What are Forced Subtitles?

February 14, 2023 BY JENA WALLACE
Updated: February 15, 2023

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We previously covered SDH subtitles, non-SDH subtitles, and when they’re used; the difference between SDH subtitles and closed captions; and how subtitles vary from closed captions in general. That leaves us a common yet important subtitle type that most viewers never actually have to toggle on: forced narrative subtitles.

A number of subtitling types exist in the world of video translation and localization services. The most commonly used subtitles include: 

  • Subtitles for the Deaf and Hard of Hearing (SDH)
  • non-Subtitles for the Deaf and Hard of Hearing (non-SDH)
  • Forced Narrative (FN) 

Forced narrative subtitles are crucial to supporting audience comprehension in a number of programs, regardless of the genre. So why is that? In this blog, we’ll explore what forced narrative subtitles are, what they look like, and when to use them.

What are Forced Subtitles, and What Purpose Do They Serve? 

Forced narrative (FN) subtitles, sometimes referred to as forced subtitles, are used to clarify pertinent information meant to be understood by the viewer. FN subtitles are overlaid text used to clarify dialogue, burned-in texted graphics, and other information that is not otherwise explained or easily understood by the viewer. Forced narrative subtitles are typically used in video translation and localization workflows to ensure any viewer can understand critical textual elements displayed on screen.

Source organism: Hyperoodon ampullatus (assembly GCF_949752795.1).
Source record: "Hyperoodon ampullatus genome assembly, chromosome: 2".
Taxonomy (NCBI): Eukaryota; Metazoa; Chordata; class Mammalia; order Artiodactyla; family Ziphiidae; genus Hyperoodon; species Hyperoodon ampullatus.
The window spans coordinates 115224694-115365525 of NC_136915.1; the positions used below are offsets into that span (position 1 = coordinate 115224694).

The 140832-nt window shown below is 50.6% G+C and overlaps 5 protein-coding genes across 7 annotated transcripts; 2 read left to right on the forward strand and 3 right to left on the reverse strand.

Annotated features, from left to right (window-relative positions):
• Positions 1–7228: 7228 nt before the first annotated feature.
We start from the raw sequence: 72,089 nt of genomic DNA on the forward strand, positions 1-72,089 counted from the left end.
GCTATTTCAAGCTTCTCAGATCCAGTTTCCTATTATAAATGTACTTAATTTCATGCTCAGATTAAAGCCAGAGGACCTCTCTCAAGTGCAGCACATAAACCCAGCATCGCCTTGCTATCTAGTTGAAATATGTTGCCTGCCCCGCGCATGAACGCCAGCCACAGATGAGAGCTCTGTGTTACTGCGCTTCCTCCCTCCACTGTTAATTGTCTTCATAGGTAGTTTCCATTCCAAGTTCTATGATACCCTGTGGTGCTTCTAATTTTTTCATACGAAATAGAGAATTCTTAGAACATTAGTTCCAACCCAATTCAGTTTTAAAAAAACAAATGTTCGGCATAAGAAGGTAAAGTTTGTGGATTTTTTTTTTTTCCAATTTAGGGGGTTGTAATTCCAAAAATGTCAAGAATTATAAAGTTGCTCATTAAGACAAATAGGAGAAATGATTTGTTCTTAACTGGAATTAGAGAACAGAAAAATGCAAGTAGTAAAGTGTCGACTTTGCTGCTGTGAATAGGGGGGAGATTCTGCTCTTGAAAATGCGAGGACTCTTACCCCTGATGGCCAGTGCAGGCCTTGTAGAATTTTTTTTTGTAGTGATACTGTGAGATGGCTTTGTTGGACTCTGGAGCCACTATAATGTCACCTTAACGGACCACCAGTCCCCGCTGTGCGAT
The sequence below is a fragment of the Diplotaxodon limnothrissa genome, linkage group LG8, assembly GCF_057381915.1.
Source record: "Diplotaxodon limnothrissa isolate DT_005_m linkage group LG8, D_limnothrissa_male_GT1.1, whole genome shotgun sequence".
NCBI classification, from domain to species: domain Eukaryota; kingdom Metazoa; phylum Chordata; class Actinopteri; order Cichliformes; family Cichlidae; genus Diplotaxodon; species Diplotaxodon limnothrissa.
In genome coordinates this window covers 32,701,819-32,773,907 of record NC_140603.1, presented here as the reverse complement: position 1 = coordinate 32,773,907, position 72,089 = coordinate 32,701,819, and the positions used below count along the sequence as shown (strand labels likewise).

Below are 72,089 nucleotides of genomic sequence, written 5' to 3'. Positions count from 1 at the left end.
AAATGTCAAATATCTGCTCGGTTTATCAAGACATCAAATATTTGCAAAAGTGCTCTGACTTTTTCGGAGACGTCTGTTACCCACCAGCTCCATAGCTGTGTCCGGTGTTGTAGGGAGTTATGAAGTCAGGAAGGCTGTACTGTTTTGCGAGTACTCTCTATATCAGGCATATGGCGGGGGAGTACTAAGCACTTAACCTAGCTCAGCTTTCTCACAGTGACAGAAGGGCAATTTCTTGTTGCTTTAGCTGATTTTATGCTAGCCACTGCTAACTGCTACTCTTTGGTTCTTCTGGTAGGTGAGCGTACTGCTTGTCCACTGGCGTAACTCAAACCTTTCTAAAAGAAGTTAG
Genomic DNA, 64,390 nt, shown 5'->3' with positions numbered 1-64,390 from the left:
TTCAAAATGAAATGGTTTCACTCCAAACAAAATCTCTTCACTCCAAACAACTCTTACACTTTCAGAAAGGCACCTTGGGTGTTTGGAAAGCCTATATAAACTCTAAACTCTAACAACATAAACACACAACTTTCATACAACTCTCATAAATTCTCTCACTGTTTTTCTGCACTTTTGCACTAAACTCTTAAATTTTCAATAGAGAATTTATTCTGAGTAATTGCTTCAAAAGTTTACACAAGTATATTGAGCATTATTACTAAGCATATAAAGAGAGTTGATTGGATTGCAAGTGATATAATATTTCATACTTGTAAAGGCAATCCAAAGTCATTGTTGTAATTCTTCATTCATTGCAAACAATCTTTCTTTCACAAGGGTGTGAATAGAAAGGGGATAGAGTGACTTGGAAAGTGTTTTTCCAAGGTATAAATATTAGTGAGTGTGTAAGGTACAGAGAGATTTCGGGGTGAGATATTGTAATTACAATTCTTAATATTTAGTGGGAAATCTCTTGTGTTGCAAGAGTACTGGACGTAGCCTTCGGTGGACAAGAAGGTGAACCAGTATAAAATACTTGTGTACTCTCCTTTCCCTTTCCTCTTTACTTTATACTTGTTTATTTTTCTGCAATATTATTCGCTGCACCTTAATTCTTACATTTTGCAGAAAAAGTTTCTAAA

Forced narrative subtitles broaden the viewing experience across a wide range of countries, languages, and devices. FN subtitles are delivered as separate timed ­text files; therefore, they are not burned into the video. 

How are Forced Narrative Subtitles Different from Traditional Full Subtitles?
Forced subtitles clarify only the necessary information that would not be understood by the audience. The subtitles are “forced” because a viewer will not have to toggle the subtitles on to see them.
A full subtitle file translates the entirety of a program’s content, but must be toggled on by the viewer. It may or may not contain forced narrative content, depending on the viewing platform and other factors, such as timing. This means that information contained in a forced narrative, like the translation of a sign or other on-screen text that is normally not translated in full subtitle files, may not be included if dialogue is happening at the same time as the other text is displayed. Dialogue translation takes precedence over forced narrative elements in these cases.

What Do Forced Subtitles Look Like?

Many OTT providers will not display forced subtitles unless the Subtitles/CC settings are set to “off.” That being said, some platforms, like Netflix, incorporate forced narrative content into full subtitling and closed caption files.

When forced narrative subtitles are displayed on their own, their appearance can mirror that of typical subtitling or closed captioning files. And much like subtitles and captions, the visual appearance of FN subtitles varies depending on the platform, player, television, or other viewing device.

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How Are Forced Subtitles Used?

Forced narrative subtitles are commonly used in several scenarios. Let’s explore these different use cases for FN subtitles to better understand what they are and how they work.

Sporadic Foreign Language